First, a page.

Say goodbye to emotional eating
Thursday 14 June 2012
It's the dieting hazard that trips so many of us up, and it can be triggered by anything from boredom to stress to fatigue. But with a bit of preparation, and a couple of changes to your routine, you can make emotional eating a thing of the past.
To begin, it is useful to identify whether you are eating due to hunger or emotions, as there are several differences between emotional hunger and physical hunger. The University of Texas Counseling and Mental Health Center describes the differences as:
Emotional hunger comes on suddenly; physical hunger occurs gradually.
When you are eating to fill a void that isn't related to an empty stomach, you crave a specific food, such as pizza or ice cream, and only that food will meet your need. When you eat because you are actually hungry, you're open to options.
Emotional hunger feels like it needs to be satisfied instantly with the food you crave; physical hunger can wait.
Even when you are full, if you're eating to satisfy an emotional need, you're more likely to keep eating. When you're eating because you're hungry, you're more likely to stop when you're full.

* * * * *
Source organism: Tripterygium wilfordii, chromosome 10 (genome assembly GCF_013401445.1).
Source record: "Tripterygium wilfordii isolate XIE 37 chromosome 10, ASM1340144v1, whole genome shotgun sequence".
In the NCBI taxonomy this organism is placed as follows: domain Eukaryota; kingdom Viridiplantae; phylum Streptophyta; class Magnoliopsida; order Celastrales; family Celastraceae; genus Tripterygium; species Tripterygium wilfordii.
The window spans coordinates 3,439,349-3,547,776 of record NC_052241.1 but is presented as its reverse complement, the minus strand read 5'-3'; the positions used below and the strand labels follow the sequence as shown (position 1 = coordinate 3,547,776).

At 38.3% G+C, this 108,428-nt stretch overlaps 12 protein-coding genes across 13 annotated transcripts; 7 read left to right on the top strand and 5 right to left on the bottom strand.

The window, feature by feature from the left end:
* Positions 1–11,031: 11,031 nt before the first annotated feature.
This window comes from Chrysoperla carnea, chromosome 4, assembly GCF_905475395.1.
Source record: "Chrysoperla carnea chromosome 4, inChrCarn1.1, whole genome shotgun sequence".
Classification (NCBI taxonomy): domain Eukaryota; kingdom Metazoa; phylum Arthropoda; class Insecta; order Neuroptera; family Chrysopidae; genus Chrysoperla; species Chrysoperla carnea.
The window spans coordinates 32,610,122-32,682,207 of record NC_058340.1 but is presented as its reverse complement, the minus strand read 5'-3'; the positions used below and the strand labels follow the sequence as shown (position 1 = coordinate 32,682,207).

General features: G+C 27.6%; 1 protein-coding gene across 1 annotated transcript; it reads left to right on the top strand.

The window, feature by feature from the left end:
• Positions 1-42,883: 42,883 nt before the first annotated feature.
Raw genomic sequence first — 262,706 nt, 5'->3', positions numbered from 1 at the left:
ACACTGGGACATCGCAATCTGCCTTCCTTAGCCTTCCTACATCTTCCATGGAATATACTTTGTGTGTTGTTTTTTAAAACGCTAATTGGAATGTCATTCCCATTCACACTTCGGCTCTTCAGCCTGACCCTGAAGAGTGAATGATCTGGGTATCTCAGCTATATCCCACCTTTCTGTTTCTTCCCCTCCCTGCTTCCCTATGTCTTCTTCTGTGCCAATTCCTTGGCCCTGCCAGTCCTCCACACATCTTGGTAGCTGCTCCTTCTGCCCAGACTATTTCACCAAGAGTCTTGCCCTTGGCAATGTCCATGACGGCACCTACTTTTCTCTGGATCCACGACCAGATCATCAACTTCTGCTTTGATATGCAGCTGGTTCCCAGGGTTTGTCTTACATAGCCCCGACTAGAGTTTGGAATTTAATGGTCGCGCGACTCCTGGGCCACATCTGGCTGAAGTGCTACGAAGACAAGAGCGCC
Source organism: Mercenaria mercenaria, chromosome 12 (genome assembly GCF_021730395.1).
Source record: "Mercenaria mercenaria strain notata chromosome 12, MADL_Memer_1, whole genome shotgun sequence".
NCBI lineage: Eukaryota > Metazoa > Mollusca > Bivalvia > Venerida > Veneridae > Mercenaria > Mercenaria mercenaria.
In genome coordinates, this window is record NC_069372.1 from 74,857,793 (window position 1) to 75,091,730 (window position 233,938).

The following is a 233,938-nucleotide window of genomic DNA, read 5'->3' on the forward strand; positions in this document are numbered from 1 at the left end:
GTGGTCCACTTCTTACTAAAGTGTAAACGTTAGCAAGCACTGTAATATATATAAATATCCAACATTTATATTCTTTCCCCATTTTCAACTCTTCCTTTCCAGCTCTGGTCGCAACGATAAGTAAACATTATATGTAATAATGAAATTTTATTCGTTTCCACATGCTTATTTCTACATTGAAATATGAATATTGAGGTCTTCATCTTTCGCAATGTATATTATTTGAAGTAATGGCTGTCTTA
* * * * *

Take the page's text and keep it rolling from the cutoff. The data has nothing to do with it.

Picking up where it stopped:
Follow the 6 steps below and you can cut emotional eating out of your diet once and for all
Keep a detailed food diary
It’s the first piece of advice for anyone looking to lose weight, and keeping a diary noting every piece of food you consume, what time you ate it and why – e.g. hunger, boredom, it was too good to resist - will help you get a sense of why you are indulging. After a week you will have a clear picture of when, and why, youovereat and can prepare yourself for when it happens.
There are plenty of low calorie foods that you can enjoy safe in the knowledge your diet isn’t going off track. Vegetables like carrots and celery can be prepared in advance and kept in Tupperware in your handbag while a bag of air popped (rather than oil popped) popcorn is great for snacking while at your desk and contains under 100 calories. Purge your drawers and cupboards of sugary snacks and high calorie treats and replace them with appetizing but healthy alternatives.
Have a drink
Before you delve into the fridge at the first pang of hunger have a hot drink, such as green tea or coffee. Often you are searching for distraction rather than actually being hungry, re-assess 10 minutes after you have finished.
Calm your mind
Food can be the go to option when you are feeling stressed or harassed, but if you target the root of your emotional anxiety then you will find your need to (over) feed will disappear. Try a 20-minute yoga session at home in the evening or regular exercise which can both be beneficial in quieting the mind.
Many of us mistake boredom for hunger, or just distract ourselves from a dull chore with regular snacks. Rather than reaching for the crisps and chocolate when you need distracting why not take yourself off for a 10-minute walk or call a friend. If you are stuck at your desk then try keeping your hands and mind busy with a magazine break or a drink like Diet Coke or green tea.